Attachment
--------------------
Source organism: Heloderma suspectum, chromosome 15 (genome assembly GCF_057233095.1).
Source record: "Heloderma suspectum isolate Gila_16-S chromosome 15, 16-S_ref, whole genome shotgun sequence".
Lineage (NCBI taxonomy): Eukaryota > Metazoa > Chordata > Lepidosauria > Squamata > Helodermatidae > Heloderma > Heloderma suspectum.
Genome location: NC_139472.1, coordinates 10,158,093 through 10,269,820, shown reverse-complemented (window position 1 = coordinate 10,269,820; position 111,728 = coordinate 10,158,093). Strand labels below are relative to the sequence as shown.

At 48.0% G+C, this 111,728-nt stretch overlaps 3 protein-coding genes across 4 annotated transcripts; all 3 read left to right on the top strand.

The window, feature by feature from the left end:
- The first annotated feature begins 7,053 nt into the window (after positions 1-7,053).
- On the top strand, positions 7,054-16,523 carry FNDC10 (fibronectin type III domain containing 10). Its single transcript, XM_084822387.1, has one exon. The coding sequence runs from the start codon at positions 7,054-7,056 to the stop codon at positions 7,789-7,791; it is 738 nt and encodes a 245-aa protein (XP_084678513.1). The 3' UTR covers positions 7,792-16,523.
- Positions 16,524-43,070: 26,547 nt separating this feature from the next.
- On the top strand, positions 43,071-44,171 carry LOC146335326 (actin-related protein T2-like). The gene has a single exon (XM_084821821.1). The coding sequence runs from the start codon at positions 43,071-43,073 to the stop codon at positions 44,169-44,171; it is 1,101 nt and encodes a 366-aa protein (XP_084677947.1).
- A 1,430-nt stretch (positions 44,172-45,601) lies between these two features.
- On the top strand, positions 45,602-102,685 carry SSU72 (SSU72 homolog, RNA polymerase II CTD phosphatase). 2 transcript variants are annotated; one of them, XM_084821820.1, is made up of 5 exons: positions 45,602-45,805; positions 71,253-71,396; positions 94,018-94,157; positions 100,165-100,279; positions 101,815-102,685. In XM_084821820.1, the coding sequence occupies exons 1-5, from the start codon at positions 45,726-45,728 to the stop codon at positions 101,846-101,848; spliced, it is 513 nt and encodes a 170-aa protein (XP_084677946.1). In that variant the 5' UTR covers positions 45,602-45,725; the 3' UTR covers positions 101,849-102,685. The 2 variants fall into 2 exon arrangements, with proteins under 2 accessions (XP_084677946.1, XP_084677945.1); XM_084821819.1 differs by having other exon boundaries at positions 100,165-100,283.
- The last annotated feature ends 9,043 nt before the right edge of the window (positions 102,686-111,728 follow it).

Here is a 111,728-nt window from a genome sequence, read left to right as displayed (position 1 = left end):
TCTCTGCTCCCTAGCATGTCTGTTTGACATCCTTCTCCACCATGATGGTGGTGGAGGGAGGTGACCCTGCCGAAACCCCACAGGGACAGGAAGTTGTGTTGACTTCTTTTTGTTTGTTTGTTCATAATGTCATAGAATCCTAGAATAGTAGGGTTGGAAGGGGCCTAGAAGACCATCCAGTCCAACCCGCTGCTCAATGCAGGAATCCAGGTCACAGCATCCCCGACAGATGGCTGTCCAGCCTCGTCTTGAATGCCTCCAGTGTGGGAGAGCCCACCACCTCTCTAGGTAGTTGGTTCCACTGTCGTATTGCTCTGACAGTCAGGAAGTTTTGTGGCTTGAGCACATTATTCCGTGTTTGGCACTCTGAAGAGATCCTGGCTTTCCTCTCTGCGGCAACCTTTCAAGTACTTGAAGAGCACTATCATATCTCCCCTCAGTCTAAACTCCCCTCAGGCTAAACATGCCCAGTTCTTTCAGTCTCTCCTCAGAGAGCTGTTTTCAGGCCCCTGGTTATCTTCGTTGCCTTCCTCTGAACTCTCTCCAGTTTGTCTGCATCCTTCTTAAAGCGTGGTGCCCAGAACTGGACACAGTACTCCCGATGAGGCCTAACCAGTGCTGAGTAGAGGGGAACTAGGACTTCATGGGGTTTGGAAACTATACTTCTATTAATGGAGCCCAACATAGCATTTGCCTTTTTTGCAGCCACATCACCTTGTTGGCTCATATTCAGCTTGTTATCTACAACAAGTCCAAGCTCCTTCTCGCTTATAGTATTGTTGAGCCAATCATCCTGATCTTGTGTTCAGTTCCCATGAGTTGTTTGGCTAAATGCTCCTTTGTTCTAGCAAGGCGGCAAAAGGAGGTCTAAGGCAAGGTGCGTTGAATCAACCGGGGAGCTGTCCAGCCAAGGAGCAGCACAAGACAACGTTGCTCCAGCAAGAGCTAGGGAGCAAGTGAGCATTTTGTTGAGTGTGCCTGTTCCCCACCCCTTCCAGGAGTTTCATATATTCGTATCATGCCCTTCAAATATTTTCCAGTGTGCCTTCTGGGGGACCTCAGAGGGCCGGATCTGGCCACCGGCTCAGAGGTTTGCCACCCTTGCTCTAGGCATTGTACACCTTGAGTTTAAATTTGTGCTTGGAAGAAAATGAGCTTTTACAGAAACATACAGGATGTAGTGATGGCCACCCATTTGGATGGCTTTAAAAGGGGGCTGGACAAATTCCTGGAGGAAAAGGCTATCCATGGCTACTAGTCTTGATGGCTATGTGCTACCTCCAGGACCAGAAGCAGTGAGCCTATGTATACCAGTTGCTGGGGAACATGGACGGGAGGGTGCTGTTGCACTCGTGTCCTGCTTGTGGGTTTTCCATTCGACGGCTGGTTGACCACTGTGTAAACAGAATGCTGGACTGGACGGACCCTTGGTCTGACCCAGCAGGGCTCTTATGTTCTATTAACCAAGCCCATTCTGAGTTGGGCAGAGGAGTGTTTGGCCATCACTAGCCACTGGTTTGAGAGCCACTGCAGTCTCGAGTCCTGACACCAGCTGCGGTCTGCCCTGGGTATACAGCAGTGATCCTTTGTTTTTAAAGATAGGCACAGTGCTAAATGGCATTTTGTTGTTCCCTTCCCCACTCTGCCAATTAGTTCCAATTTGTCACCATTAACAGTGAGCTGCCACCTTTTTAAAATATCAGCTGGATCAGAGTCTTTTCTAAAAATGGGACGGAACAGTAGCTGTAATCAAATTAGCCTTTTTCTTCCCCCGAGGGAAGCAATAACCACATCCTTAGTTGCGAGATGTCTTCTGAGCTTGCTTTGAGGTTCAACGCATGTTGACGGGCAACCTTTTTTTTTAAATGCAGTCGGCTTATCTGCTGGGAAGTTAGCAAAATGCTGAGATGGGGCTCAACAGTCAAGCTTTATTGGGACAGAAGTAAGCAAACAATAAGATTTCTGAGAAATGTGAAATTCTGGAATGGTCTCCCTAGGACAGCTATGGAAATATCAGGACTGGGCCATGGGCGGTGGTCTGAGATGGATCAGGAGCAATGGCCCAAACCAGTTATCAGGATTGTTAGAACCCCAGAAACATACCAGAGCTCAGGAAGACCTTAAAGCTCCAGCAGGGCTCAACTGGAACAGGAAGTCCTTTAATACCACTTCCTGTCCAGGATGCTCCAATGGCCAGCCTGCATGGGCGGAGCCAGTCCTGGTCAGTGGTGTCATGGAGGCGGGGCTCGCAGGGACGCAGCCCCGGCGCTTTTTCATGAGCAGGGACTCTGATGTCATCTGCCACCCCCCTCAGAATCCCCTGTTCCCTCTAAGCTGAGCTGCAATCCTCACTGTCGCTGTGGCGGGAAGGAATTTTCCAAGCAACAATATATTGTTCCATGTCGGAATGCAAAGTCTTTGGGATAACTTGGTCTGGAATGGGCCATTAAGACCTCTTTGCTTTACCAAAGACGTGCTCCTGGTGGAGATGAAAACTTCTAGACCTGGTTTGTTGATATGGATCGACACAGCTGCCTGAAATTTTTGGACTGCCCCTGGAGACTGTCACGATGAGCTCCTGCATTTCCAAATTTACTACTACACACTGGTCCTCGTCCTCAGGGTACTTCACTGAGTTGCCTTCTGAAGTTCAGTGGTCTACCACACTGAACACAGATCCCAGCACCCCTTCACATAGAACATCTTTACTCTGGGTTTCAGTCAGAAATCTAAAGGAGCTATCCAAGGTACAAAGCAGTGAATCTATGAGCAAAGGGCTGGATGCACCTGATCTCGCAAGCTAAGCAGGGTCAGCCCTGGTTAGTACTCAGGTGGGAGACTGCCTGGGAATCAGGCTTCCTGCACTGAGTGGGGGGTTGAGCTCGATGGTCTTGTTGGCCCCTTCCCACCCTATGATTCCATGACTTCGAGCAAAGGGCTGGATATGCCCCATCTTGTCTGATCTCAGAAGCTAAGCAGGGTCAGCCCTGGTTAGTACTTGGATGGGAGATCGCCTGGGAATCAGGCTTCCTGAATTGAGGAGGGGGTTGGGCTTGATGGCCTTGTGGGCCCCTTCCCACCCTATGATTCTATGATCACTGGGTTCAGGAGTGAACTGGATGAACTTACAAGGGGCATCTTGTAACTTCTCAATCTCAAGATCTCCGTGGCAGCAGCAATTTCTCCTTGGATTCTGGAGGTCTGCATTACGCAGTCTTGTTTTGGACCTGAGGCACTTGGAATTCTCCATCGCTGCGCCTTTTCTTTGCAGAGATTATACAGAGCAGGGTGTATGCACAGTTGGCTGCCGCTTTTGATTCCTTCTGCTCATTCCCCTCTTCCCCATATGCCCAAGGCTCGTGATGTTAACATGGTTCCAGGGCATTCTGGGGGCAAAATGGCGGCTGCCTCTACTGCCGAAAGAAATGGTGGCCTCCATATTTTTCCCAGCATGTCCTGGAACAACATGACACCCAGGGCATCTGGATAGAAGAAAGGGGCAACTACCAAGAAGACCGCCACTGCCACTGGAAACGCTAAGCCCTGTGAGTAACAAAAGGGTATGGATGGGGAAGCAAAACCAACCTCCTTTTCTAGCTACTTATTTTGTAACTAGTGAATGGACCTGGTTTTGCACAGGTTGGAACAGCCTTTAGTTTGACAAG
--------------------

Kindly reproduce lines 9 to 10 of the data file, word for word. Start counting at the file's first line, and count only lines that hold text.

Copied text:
- Positions 16,524-43,070: 26,547 nt separating this feature from the next.
- On the top strand, positions 43,071-44,171 carry LOC146335326 (actin-related protein T2-like). The gene has a single exon (XM_084821821.1). The coding sequence runs from the start codon at positions 43,071-43,073 to the stop codon at positions 44,169-44,171; it is 1,101 nt and encodes a 366-aa protein (XP_084677947.1).